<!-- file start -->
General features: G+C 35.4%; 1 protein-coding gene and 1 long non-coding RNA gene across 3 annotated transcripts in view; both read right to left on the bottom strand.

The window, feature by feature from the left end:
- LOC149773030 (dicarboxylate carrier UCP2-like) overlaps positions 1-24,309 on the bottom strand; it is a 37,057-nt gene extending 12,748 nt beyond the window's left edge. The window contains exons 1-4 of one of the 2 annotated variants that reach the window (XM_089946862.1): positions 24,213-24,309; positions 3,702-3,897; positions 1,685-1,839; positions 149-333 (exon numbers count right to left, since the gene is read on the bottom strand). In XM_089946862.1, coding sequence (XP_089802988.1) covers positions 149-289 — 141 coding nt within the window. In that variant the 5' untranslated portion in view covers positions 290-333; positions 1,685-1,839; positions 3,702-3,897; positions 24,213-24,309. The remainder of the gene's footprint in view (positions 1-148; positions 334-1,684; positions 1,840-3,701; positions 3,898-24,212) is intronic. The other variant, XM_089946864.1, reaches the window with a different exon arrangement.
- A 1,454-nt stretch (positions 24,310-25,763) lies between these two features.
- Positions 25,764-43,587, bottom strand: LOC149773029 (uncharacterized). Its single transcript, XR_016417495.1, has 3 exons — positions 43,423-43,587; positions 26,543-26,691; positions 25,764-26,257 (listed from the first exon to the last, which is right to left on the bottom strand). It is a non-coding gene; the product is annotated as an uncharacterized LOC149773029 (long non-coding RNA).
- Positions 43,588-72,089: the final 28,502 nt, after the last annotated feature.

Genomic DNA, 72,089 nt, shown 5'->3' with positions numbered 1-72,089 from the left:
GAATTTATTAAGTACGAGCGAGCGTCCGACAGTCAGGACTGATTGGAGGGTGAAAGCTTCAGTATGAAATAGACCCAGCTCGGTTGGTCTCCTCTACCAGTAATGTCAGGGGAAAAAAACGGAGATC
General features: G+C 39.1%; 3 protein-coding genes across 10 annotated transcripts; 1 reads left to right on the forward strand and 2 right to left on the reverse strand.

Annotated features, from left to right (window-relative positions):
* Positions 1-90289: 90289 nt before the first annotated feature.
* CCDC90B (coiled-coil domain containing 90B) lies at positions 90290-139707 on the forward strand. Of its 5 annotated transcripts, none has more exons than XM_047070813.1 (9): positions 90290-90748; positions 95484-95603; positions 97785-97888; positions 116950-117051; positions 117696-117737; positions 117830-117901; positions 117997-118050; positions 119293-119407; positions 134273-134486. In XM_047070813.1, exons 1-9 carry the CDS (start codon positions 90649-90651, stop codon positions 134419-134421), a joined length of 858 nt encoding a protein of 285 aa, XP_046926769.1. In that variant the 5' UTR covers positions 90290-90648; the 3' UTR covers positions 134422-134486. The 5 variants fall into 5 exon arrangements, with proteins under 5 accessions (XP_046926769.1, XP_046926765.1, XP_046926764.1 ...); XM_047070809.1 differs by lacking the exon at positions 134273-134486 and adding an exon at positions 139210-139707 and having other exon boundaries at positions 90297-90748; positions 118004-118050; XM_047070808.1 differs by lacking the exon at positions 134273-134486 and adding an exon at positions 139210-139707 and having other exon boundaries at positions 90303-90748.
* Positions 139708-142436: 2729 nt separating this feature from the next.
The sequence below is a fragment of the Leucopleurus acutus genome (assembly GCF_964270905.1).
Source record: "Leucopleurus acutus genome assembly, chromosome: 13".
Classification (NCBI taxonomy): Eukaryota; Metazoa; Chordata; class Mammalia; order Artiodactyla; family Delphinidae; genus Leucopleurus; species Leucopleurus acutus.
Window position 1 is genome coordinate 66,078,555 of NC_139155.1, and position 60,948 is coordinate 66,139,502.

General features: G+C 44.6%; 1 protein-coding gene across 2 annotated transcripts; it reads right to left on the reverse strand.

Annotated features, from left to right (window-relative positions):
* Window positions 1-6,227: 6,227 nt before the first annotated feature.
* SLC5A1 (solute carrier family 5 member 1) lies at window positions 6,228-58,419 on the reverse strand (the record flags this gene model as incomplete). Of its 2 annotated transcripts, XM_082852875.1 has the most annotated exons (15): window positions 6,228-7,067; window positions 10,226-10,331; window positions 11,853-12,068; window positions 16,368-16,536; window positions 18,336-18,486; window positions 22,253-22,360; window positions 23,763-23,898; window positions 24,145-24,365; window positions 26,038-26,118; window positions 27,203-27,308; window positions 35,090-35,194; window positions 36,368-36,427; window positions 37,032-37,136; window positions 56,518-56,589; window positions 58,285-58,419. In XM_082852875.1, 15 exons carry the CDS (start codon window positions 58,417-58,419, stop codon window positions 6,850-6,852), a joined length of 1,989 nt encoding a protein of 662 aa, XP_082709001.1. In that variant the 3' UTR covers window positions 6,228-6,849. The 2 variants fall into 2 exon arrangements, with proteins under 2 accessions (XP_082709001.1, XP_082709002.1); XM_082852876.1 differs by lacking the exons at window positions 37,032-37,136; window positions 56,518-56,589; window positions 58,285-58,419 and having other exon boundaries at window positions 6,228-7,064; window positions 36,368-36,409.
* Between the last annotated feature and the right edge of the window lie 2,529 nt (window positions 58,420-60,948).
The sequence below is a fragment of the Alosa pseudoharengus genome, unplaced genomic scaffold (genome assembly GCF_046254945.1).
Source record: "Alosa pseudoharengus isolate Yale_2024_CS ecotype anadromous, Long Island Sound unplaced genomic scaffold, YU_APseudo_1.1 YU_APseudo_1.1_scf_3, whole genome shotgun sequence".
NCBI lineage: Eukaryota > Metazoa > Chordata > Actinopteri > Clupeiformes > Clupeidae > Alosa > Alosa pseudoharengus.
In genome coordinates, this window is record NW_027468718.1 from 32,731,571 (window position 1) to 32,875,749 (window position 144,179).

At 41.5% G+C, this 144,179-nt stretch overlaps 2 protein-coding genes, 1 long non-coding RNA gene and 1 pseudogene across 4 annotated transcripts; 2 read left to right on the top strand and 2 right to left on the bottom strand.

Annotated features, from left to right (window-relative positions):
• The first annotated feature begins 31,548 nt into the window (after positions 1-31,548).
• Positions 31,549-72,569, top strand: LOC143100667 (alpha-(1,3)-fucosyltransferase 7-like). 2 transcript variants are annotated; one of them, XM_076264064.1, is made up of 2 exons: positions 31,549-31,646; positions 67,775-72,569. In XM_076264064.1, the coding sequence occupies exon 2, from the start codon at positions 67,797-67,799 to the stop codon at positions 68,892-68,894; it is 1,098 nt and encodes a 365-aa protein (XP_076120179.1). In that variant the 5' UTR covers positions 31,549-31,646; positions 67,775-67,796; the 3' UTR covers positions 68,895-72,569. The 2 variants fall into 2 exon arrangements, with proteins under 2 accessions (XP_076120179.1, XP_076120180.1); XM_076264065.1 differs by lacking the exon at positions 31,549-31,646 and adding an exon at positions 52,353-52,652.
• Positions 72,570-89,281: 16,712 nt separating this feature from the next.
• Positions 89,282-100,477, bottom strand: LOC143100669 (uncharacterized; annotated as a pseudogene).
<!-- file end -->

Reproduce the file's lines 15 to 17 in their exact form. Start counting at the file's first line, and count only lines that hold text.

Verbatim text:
Source record: "Leucopleurus acutus genome assembly, chromosome: 13".
Classification (NCBI taxonomy): Eukaryota; Metazoa; Chordata; class Mammalia; order Artiodactyla; family Delphinidae; genus Leucopleurus; species Leucopleurus acutus.
Window position 1 is genome coordinate 66,078,555 of NC_139155.1, and position 60,948 is coordinate 66,139,502.